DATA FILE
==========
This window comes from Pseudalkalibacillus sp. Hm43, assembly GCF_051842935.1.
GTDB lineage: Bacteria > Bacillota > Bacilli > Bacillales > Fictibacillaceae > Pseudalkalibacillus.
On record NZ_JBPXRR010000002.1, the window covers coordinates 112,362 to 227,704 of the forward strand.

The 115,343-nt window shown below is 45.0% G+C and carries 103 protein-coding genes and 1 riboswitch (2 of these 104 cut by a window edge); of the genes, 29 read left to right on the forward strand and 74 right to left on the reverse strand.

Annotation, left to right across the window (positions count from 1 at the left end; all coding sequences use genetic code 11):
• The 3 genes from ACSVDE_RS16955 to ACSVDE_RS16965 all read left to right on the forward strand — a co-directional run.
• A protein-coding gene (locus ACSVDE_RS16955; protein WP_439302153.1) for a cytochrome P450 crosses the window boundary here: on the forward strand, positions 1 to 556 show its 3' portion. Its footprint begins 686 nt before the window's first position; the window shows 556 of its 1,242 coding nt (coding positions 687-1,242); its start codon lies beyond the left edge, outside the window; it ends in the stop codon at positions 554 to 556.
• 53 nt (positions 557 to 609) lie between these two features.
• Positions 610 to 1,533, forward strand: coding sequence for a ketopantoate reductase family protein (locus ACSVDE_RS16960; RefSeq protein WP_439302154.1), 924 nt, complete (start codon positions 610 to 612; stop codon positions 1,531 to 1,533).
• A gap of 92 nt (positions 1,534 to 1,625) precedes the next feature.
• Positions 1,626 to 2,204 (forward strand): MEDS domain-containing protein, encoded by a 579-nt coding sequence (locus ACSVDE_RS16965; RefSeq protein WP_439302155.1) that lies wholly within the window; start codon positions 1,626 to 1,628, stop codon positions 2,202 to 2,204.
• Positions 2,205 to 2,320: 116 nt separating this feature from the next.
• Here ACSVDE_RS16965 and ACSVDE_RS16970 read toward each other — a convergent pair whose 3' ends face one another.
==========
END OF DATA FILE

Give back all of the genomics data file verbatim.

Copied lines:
This window comes from Pseudalkalibacillus sp. Hm43, assembly GCF_051842935.1.
GTDB lineage: Bacteria > Bacillota > Bacilli > Bacillales > Fictibacillaceae > Pseudalkalibacillus.
On record NZ_JBPXRR010000002.1, the window covers coordinates 112,362 to 227,704 of the forward strand.

The 115,343-nt window shown below is 45.0% G+C and carries 103 protein-coding genes and 1 riboswitch (2 of these 104 cut by a window edge); of the genes, 29 read left to right on the forward strand and 74 right to left on the reverse strand.

Annotation, left to right across the window (positions count from 1 at the left end; all coding sequences use genetic code 11):
• The 3 genes from ACSVDE_RS16955 to ACSVDE_RS16965 all read left to right on the forward strand — a co-directional run.
• A protein-coding gene (locus ACSVDE_RS16955; protein WP_439302153.1) for a cytochrome P450 crosses the window boundary here: on the forward strand, positions 1 to 556 show its 3' portion. Its footprint begins 686 nt before the window's first position; the window shows 556 of its 1,242 coding nt (coding positions 687-1,242); its start codon lies beyond the left edge, outside the window; it ends in the stop codon at positions 554 to 556.
• 53 nt (positions 557 to 609) lie between these two features.
• Positions 610 to 1,533, forward strand: coding sequence for a ketopantoate reductase family protein (locus ACSVDE_RS16960; RefSeq protein WP_439302154.1), 924 nt, complete (start codon positions 610 to 612; stop codon positions 1,531 to 1,533).
• A gap of 92 nt (positions 1,534 to 1,625) precedes the next feature.
• Positions 1,626 to 2,204 (forward strand): MEDS domain-containing protein, encoded by a 579-nt coding sequence (locus ACSVDE_RS16965; RefSeq protein WP_439302155.1) that lies wholly within the window; start codon positions 1,626 to 1,628, stop codon positions 2,202 to 2,204.
• Positions 2,205 to 2,320: 116 nt separating this feature from the next.
• Here ACSVDE_RS16965 and ACSVDE_RS16970 read toward each other — a convergent pair whose 3' ends face one another.